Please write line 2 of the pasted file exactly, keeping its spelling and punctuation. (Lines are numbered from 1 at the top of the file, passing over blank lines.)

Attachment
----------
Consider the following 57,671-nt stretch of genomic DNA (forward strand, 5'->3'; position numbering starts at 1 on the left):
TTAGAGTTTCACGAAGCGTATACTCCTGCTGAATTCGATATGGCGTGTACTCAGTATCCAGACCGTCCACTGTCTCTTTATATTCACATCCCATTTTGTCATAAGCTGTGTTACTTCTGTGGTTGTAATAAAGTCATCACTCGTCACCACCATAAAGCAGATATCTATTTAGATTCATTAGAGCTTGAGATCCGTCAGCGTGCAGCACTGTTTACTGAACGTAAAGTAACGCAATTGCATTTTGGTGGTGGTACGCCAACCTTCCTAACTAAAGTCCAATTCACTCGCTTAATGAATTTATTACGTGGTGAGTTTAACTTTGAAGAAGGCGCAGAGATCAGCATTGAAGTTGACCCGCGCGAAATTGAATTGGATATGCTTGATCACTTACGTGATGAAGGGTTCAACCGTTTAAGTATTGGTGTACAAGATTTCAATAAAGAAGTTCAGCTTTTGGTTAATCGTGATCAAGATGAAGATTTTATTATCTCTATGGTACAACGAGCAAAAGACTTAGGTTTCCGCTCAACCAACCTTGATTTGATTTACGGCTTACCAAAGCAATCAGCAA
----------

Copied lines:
TTAGAGTTTCACGAAGCGTATACTCCTGCTGAATTCGATATGGCGTGTACTCAGTATCCAGACCGTCCACTGTCTCTTTATATTCACATCCCATTTTGTCATAAGCTGTGTTACTTCTGTGGTTGTAATAAAGTCATCACTCGTCACCACCATAAAGCAGATATCTATTTAGATTCATTAGAGCTTGAGATCCGTCAGCGTGCAGCACTGTTTACTGAACGTAAAGTAACGCAATTGCATTTTGGTGGTGGTACGCCAACCTTCCTAACTAAAGTCCAATTCACTCGCTTAATGAATTTATTACGTGGTGAGTTTAACTTTGAAGAAGGCGCAGAGATCAGCATTGAAGTTGACCCGCGCGAAATTGAATTGGATATGCTTGATCACTTACGTGATGAAGGGTTCAACCGTTTAAGTATTGGTGTACAAGATTTCAATAAAGAAGTTCAGCTTTTGGTTAATCGTGATCAAGATGAAGATTTTATTATCTCTATGGTACAACGAGCAAAAGACTTAGGTTTCCGCTCAACCAACCTTGATTTGATTTACGGCTTACCAAAGCAATCAGCAA